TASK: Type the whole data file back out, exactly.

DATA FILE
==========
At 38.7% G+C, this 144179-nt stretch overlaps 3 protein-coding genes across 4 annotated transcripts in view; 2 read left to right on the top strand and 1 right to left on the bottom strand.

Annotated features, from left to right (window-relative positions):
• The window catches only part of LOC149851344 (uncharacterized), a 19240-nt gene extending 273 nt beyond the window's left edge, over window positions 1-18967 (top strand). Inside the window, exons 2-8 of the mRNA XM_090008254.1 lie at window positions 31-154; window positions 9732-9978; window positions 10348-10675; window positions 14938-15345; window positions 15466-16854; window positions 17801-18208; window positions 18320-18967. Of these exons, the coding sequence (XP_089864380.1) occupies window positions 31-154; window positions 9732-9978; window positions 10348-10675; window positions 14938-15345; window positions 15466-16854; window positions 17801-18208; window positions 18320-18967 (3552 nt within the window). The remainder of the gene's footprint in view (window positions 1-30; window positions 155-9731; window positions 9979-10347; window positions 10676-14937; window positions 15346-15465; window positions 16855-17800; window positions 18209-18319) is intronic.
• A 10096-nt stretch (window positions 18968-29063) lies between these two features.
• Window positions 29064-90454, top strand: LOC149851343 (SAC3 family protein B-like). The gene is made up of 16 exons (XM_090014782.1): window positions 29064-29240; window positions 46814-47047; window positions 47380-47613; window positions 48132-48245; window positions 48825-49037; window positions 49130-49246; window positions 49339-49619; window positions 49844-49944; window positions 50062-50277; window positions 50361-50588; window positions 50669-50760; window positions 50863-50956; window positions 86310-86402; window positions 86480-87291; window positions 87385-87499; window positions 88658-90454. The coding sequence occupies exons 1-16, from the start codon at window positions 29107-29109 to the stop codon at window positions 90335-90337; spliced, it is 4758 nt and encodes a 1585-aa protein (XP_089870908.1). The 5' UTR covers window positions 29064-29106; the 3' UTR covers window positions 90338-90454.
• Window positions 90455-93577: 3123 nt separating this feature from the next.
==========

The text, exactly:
At 38.7% G+C, this 144179-nt stretch overlaps 3 protein-coding genes across 4 annotated transcripts in view; 2 read left to right on the top strand and 1 right to left on the bottom strand.

Annotated features, from left to right (window-relative positions):
• The window catches only part of LOC149851344 (uncharacterized), a 19240-nt gene extending 273 nt beyond the window's left edge, over window positions 1-18967 (top strand). Inside the window, exons 2-8 of the mRNA XM_090008254.1 lie at window positions 31-154; window positions 9732-9978; window positions 10348-10675; window positions 14938-15345; window positions 15466-16854; window positions 17801-18208; window positions 18320-18967. Of these exons, the coding sequence (XP_089864380.1) occupies window positions 31-154; window positions 9732-9978; window positions 10348-10675; window positions 14938-15345; window positions 15466-16854; window positions 17801-18208; window positions 18320-18967 (3552 nt within the window). The remainder of the gene's footprint in view (window positions 1-30; window positions 155-9731; window positions 9979-10347; window positions 10676-14937; window positions 15346-15465; window positions 16855-17800; window positions 18209-18319) is intronic.
• A 10096-nt stretch (window positions 18968-29063) lies between these two features.
• Window positions 29064-90454, top strand: LOC149851343 (SAC3 family protein B-like). The gene is made up of 16 exons (XM_090014782.1): window positions 29064-29240; window positions 46814-47047; window positions 47380-47613; window positions 48132-48245; window positions 48825-49037; window positions 49130-49246; window positions 49339-49619; window positions 49844-49944; window positions 50062-50277; window positions 50361-50588; window positions 50669-50760; window positions 50863-50956; window positions 86310-86402; window positions 86480-87291; window positions 87385-87499; window positions 88658-90454. The coding sequence occupies exons 1-16, from the start codon at window positions 29107-29109 to the stop codon at window positions 90335-90337; spliced, it is 4758 nt and encodes a 1585-aa protein (XP_089870908.1). The 5' UTR covers window positions 29064-29106; the 3' UTR covers window positions 90338-90454.
• Window positions 90455-93577: 3123 nt separating this feature from the next.